Broken Embraces. Almodóvar, as is his wont, gives you splatters and splashes, swatches and swaths, of vibrant color, and he gives you the occasional rock-you-on-your-heels image (a teardrop on a ripe tomato, lovers writhing within a white-sheet cocoon), and he gives you deliberately over-the-top domestic melodrama played steadfastly straight: a blind filmmaker (shades of Woody Allen’s Hollywood Ending, albeit darker shades), a kept woman turned movie starlet, a manipulative millionaire, his conniving gay son, etc. He doesn’t, however, give you much to believe in, except in this instance the undoubted radiance of Penelope Cruz (once more), who in her mid-thirties would appear to have yet done nothing surgically to disfigure herself. It’s a sad comment on our times that that’s worthy of comment about an actress of her age.
The Young Victoria. And the young Albert. (Psst, wanna see the Queen in her teddies?) The story of the first occupant of the spanking new Buckingham Palace is a story of protofeminist liberation — “Even a palace can be a prison” — and a testament to the capacity of British thespians, specifically Emily Blunt, Rupert Friend, Paul Bettany, Miranda Richardson, Mark Strong, Harriet Walter, Jim Broadbent, among others, to play any dry and droning history lesson as if it were Shakespeare. (Don’t look to Miss Blunt to do what Dame Judi Dench didn’t do in Mrs. Brown, speak the Queen’s English as a second language. Herr feerst vass Churman.) The rather bland love story ultimately nudges out the pungent family relations, and the only goose bumps come courtesy of Handel and high volume.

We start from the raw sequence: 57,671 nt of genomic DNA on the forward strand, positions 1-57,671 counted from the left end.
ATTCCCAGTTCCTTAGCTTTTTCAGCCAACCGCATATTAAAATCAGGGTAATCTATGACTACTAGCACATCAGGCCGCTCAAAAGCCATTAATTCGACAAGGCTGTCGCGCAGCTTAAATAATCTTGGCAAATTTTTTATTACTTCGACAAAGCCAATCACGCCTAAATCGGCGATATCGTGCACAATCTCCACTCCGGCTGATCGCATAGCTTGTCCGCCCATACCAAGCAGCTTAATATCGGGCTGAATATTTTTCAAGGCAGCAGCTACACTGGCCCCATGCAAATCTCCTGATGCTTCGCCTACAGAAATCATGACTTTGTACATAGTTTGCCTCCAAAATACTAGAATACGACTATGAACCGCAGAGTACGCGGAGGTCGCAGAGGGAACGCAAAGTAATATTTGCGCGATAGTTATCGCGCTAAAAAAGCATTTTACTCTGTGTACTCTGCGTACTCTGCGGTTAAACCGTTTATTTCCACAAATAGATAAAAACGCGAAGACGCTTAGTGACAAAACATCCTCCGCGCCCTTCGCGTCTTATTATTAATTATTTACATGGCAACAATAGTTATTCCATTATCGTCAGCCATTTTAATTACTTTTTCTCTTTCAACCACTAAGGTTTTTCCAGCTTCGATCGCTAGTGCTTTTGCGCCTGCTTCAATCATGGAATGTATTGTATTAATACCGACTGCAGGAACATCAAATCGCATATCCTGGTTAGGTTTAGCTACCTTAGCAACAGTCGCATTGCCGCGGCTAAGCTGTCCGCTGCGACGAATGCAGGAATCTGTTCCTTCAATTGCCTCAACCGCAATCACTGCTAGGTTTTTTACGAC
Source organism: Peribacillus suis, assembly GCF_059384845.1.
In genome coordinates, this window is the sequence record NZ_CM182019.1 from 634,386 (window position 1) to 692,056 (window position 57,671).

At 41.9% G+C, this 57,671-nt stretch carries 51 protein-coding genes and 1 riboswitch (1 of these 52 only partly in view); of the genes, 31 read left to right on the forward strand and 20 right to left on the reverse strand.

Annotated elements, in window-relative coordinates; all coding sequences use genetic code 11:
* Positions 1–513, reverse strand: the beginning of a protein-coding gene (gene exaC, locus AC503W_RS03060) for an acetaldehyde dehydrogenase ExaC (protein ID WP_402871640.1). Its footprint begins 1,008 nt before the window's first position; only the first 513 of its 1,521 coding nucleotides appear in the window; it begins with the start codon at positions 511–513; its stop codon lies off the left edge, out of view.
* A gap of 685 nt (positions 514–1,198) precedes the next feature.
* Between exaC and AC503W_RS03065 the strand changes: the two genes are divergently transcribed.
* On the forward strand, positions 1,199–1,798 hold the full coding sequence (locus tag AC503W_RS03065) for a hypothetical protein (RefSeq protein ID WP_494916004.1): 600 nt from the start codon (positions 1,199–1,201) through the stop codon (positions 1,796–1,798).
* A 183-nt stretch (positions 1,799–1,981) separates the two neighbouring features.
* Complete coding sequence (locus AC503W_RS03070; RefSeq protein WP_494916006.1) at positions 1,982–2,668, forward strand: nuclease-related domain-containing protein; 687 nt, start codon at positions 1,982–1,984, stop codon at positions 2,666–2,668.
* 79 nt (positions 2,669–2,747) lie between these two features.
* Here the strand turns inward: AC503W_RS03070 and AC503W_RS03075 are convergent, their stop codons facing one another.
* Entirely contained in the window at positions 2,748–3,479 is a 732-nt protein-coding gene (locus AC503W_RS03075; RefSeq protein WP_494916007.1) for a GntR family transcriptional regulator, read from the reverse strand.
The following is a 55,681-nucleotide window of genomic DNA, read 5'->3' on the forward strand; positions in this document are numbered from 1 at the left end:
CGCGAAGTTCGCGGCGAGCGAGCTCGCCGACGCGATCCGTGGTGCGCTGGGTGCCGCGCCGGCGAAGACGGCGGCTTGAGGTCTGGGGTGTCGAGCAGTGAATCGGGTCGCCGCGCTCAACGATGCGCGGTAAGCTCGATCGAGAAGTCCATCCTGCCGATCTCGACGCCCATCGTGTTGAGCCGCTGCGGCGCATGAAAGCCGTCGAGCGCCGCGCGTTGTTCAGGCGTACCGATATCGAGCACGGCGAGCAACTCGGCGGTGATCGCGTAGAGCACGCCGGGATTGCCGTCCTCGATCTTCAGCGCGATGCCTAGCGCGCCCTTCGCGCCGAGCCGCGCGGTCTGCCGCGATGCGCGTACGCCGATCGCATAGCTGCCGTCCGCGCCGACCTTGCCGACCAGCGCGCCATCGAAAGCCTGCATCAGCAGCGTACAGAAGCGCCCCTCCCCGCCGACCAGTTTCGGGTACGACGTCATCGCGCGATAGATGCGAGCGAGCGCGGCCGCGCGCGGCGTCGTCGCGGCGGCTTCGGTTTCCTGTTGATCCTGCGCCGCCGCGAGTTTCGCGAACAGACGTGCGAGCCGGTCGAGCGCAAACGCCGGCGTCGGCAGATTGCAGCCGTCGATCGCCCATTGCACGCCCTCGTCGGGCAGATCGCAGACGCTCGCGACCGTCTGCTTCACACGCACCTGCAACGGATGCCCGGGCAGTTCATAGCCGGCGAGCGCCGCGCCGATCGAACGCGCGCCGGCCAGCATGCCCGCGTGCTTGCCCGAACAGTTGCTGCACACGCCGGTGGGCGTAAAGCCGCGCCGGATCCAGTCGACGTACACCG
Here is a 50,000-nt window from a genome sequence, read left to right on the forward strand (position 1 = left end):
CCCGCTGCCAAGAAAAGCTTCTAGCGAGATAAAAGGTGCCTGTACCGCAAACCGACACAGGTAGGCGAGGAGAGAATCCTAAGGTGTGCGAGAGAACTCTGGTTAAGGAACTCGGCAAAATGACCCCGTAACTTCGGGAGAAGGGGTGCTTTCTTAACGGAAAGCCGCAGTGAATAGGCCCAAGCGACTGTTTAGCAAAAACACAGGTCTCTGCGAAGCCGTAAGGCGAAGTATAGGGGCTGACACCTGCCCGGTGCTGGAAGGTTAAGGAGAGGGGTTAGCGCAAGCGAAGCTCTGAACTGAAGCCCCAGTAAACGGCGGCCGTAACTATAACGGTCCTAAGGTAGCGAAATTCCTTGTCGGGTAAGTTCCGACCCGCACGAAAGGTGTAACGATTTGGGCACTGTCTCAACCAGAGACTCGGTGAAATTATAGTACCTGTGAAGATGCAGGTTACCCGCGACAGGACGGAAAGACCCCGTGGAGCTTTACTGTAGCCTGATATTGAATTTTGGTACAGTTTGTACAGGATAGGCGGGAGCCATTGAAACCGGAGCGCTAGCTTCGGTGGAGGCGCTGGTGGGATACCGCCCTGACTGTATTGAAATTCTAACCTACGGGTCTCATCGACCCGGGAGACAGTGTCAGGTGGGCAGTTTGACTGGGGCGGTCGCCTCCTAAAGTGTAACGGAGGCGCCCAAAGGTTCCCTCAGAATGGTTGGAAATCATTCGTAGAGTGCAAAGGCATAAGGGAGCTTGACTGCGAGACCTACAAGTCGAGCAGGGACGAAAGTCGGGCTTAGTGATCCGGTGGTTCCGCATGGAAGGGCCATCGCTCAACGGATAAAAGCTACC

Sherlock Holmes. Horrors! A Sherlock Holmes for the 21st Century, a man of action, a martial artist, more of a 19th-century James Bond or alternatively an urban Wild Wild West-erner, with a pretty-boy Dr. Watson (Jude Law) and a megalomaniacal archenemy (Mark Strong) who foretells “a journey that will twist the very fabric of nature,” not to mention the re-colonization of America. The worst of it, worse than the hero’s unseemly number of brushes with death or his embarrassing gullibility to feminine wiles, worse even than the blanketing darkness and the teeth-rattling sound and music imposed by director Guy Ritchie, is the insouciance of Robert Downey, Jr. (never mind his bad accent) in the title role. In a rare bow to discretion, he at least lays off the cocaine.
Did You Hear about the Morgans? Did you hear about Did You Hear about the Morgans?? Well, it’s not as bad as you may have heard. The premise of a splitsville Manhattan couple whisked away together to wild, wild Wyoming in the witness protection program is no worse than that of many a screwball comedy of the Golden Age. Hugh Grant and Sarah Jessica Parker as the fishes out of water are simply staying limber without really stretching themselves; and their contrasting styles, ingratiating vs. grating, yield a semblance of discord. Grant’s reeking insincerity is rather unbecoming in the role of a marital penitent and supplicant, but the increasing creases in his face add poignance even to insincerity, not only to ingratiation. Filmmaker Marc Lawrence, who with Two Weeks Notice and Music and Lyrics has never directed in absence of Grant, always cares enough about the work to employ a topflight cinematographer. This one, Florian Ballhaus, applies a high shine.
It’s Complicated. The Nancy Meyers comedy with Meryl Streep and Alec Baldwin and Steve Martin is the one thing I am lacking. Alvin and the Chipmunks: The Squeakquel does not look to be a thing. It looks to be nothing.